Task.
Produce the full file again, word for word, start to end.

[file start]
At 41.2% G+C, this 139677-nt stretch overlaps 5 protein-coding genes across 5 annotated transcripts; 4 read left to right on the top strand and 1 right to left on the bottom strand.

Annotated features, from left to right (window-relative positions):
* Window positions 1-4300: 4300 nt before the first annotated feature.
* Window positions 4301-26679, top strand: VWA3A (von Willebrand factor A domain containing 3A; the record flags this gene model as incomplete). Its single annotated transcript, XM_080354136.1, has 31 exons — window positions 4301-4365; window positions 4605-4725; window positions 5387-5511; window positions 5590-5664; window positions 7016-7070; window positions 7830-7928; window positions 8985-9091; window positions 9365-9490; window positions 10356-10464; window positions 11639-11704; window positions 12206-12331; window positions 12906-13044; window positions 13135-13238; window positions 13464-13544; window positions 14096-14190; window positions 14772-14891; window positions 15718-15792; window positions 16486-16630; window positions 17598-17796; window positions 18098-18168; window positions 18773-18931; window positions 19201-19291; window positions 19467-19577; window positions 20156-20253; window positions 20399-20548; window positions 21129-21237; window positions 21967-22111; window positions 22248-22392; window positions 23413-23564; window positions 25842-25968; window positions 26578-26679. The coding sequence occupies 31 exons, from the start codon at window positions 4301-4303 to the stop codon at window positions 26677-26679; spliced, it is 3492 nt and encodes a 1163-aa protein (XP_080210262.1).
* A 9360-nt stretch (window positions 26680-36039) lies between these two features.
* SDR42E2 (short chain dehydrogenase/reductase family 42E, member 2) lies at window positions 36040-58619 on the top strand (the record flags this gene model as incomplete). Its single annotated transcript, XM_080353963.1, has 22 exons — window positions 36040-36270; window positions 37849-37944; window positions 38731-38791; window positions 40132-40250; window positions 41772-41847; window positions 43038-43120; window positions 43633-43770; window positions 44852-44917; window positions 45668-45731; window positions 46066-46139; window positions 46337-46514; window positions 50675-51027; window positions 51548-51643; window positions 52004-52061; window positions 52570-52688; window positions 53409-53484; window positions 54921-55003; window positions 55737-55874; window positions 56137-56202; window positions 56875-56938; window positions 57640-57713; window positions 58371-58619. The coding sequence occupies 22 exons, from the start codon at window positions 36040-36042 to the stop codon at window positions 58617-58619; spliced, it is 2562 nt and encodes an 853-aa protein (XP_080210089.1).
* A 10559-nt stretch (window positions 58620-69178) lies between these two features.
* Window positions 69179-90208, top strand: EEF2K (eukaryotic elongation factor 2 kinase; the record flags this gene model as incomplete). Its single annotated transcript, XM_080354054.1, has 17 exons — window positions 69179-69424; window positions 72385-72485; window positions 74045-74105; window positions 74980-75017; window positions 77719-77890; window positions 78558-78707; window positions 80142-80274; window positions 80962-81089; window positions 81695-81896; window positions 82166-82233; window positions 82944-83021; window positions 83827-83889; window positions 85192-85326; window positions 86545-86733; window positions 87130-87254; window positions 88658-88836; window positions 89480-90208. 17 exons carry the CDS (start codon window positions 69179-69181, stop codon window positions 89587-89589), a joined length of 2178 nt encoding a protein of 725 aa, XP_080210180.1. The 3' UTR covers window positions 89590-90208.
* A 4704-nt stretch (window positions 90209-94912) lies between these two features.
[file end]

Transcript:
At 41.2% G+C, this 139677-nt stretch overlaps 5 protein-coding genes across 5 annotated transcripts; 4 read left to right on the top strand and 1 right to left on the bottom strand.

Annotated features, from left to right (window-relative positions):
* Window positions 1-4300: 4300 nt before the first annotated feature.
* Window positions 4301-26679, top strand: VWA3A (von Willebrand factor A domain containing 3A; the record flags this gene model as incomplete). Its single annotated transcript, XM_080354136.1, has 31 exons — window positions 4301-4365; window positions 4605-4725; window positions 5387-5511; window positions 5590-5664; window positions 7016-7070; window positions 7830-7928; window positions 8985-9091; window positions 9365-9490; window positions 10356-10464; window positions 11639-11704; window positions 12206-12331; window positions 12906-13044; window positions 13135-13238; window positions 13464-13544; window positions 14096-14190; window positions 14772-14891; window positions 15718-15792; window positions 16486-16630; window positions 17598-17796; window positions 18098-18168; window positions 18773-18931; window positions 19201-19291; window positions 19467-19577; window positions 20156-20253; window positions 20399-20548; window positions 21129-21237; window positions 21967-22111; window positions 22248-22392; window positions 23413-23564; window positions 25842-25968; window positions 26578-26679. The coding sequence occupies 31 exons, from the start codon at window positions 4301-4303 to the stop codon at window positions 26677-26679; spliced, it is 3492 nt and encodes a 1163-aa protein (XP_080210262.1).
* A 9360-nt stretch (window positions 26680-36039) lies between these two features.
* SDR42E2 (short chain dehydrogenase/reductase family 42E, member 2) lies at window positions 36040-58619 on the top strand (the record flags this gene model as incomplete). Its single annotated transcript, XM_080353963.1, has 22 exons — window positions 36040-36270; window positions 37849-37944; window positions 38731-38791; window positions 40132-40250; window positions 41772-41847; window positions 43038-43120; window positions 43633-43770; window positions 44852-44917; window positions 45668-45731; window positions 46066-46139; window positions 46337-46514; window positions 50675-51027; window positions 51548-51643; window positions 52004-52061; window positions 52570-52688; window positions 53409-53484; window positions 54921-55003; window positions 55737-55874; window positions 56137-56202; window positions 56875-56938; window positions 57640-57713; window positions 58371-58619. The coding sequence occupies 22 exons, from the start codon at window positions 36040-36042 to the stop codon at window positions 58617-58619; spliced, it is 2562 nt and encodes an 853-aa protein (XP_080210089.1).
* A 10559-nt stretch (window positions 58620-69178) lies between these two features.
* Window positions 69179-90208, top strand: EEF2K (eukaryotic elongation factor 2 kinase; the record flags this gene model as incomplete). Its single annotated transcript, XM_080354054.1, has 17 exons — window positions 69179-69424; window positions 72385-72485; window positions 74045-74105; window positions 74980-75017; window positions 77719-77890; window positions 78558-78707; window positions 80142-80274; window positions 80962-81089; window positions 81695-81896; window positions 82166-82233; window positions 82944-83021; window positions 83827-83889; window positions 85192-85326; window positions 86545-86733; window positions 87130-87254; window positions 88658-88836; window positions 89480-90208. 17 exons carry the CDS (start codon window positions 69179-69181, stop codon window positions 89587-89589), a joined length of 2178 nt encoding a protein of 725 aa, XP_080210180.1. The 3' UTR covers window positions 89590-90208.
* A 4704-nt stretch (window positions 90209-94912) lies between these two features.